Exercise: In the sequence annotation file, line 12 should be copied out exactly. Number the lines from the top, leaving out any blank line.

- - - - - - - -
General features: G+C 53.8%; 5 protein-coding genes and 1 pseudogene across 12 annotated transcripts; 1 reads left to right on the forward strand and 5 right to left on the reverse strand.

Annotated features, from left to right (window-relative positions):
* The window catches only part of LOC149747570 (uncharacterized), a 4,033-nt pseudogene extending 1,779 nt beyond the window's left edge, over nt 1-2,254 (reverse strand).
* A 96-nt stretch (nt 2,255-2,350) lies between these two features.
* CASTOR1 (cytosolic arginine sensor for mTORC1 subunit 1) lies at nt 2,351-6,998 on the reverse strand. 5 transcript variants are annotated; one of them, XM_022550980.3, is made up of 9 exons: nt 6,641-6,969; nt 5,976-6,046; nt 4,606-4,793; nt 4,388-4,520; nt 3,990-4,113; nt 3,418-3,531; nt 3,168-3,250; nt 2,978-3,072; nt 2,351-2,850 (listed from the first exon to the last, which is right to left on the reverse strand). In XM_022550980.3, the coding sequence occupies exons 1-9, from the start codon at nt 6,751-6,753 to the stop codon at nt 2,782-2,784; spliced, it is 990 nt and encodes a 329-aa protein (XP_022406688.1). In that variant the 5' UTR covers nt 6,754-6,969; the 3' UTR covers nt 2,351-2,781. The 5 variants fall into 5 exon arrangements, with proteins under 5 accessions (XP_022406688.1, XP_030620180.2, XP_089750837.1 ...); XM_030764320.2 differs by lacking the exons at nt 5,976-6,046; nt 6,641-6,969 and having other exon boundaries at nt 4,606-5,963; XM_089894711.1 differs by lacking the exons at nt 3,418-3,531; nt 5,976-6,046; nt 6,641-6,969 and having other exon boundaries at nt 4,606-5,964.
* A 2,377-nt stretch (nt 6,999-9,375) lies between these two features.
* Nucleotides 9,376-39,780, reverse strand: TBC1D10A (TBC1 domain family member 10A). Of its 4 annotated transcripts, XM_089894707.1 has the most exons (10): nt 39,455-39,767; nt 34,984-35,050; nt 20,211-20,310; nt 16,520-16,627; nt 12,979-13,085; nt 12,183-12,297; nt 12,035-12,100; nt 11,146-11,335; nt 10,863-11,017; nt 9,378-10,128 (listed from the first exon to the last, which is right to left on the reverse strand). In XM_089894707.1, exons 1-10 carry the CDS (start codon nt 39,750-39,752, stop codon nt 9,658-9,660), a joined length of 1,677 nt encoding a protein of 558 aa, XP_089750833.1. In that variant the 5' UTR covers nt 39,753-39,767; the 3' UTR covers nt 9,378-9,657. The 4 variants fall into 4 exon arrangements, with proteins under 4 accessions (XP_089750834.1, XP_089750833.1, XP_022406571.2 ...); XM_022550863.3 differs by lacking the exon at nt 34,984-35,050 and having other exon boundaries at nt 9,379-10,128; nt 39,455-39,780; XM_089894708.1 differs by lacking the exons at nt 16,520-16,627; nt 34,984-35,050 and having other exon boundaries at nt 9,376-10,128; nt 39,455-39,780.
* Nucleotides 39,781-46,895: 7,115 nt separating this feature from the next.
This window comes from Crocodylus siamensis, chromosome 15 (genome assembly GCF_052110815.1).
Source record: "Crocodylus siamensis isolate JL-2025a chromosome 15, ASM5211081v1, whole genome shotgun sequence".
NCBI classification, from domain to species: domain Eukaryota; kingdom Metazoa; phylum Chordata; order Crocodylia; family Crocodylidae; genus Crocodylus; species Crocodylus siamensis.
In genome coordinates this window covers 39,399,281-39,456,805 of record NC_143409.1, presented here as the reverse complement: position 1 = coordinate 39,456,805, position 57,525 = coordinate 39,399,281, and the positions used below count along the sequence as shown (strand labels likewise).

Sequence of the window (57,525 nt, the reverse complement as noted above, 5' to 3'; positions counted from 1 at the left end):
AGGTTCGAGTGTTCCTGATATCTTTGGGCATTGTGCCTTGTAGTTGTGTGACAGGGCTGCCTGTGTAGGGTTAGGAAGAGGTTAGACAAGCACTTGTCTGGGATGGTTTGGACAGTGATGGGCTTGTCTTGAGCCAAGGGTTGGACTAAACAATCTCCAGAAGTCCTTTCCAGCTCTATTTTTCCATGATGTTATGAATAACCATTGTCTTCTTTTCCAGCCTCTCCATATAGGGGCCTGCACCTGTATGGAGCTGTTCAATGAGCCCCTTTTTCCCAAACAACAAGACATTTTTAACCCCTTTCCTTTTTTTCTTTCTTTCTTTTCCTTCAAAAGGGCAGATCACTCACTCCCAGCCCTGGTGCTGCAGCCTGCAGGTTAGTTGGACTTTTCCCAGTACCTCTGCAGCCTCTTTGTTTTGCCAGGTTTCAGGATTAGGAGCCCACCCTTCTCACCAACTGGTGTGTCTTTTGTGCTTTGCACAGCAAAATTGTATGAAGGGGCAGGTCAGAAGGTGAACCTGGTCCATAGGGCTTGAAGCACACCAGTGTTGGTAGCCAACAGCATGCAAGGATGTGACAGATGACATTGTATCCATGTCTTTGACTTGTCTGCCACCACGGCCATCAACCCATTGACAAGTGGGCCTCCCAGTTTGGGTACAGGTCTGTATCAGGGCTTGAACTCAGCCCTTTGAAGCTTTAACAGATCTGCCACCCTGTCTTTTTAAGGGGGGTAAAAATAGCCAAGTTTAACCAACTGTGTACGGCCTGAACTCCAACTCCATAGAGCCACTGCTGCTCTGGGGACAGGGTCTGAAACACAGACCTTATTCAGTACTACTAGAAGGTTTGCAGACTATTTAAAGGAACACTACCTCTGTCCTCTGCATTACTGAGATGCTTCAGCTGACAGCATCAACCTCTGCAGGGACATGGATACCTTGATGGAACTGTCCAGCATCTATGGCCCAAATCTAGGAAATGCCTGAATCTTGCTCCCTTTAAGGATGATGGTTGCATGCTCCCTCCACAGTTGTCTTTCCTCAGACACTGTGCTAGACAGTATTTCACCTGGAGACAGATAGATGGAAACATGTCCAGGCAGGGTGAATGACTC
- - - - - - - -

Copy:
In genome coordinates this window covers 39,399,281-39,456,805 of record NC_143409.1, presented here as the reverse complement: position 1 = coordinate 39,456,805, position 57,525 = coordinate 39,399,281, and the positions used below count along the sequence as shown (strand labels likewise).